"and wherein a logic unit (20, 22) is connected to the measurement units (16, 18) to approve signals from the atrial measurement unit (16) as atrial events only if the ventricular measurement (18) unit fails to detect any signal for a defined period of time around the time an atrial signal is measured."

Claim 1 according to the Second Auxiliary Request differs from claim 1 according to the First Auxiliary Request in that the connection between the atrial measurement unit and the two poles of the bipolar electrode or the two unipolar electrodes is specified as follows:

"wherein each of said two poles (4, 6, 34, 36) are connected directly to said atrial measurement unit (16)"

"wherein each of said two unipolar electrodes (24, 26) is connected directly to said atrial measurement unit (16)".

X. The appellant argued essentially as follows:

The subject-matter of claim 1 of the granted patent lacked novelty because the wording of the claim did not specify that the atrial measurement unit directly measured signals across the atrial and ventricular electrodes or poles, and thus it covered heart stimulators as disclosed in documents E8 and E10.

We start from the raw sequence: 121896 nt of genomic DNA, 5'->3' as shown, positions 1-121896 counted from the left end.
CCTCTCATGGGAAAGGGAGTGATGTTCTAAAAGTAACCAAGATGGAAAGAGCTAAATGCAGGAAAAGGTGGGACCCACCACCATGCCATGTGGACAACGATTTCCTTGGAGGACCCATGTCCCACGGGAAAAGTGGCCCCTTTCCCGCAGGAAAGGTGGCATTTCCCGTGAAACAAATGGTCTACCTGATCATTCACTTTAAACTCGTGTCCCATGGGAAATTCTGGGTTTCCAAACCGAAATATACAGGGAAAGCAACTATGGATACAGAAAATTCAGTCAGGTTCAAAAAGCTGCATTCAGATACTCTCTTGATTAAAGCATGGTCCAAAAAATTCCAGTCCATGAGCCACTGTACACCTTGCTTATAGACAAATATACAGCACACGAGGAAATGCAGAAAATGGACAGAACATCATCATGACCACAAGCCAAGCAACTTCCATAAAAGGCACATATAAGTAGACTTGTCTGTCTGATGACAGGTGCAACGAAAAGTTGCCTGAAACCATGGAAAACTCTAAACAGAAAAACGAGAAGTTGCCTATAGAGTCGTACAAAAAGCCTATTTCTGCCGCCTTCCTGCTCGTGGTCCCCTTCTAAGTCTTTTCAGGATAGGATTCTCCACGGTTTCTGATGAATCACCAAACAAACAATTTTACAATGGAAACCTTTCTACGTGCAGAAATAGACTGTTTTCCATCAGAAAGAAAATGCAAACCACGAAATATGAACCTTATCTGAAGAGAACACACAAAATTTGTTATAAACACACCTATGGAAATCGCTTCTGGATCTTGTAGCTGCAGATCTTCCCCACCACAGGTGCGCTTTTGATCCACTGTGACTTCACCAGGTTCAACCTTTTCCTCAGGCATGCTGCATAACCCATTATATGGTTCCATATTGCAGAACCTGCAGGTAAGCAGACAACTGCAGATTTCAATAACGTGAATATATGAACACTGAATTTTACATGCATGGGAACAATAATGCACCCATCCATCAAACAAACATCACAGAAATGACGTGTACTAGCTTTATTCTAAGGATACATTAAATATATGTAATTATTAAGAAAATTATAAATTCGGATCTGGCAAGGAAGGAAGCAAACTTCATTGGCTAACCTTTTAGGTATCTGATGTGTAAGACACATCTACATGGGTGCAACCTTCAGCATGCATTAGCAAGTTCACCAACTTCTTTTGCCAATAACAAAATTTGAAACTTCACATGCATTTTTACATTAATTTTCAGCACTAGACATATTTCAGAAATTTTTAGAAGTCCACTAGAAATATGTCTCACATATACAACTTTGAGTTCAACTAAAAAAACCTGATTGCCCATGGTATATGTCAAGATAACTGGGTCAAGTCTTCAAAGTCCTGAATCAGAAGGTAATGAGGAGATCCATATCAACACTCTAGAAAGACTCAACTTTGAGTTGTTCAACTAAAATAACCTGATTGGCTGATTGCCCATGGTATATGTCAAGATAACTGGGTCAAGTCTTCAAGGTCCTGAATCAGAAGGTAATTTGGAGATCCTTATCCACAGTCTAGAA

Even if it were assumed that the claimed invention was distinguishable from the prior art, it lacked an inventive step with respect to the combination of E8 and E9 or of E4 and E9.

XI. The respondent's arguments may be summarised as follows:

Claim 1 of the patent as granted clearly defined an atrial measurement unit for measuring cardiac activity in the atrium by means of two unipolar electrodes or of two poles of a bipolar electrode, whereby the electrodes or the poles were arranged in the atrium and ventricle, respectively. As none of the cited documents disclosed the combination of features recited in claim 1, the subject-matter of this claim satisfied the requirements of Article 54 EPC.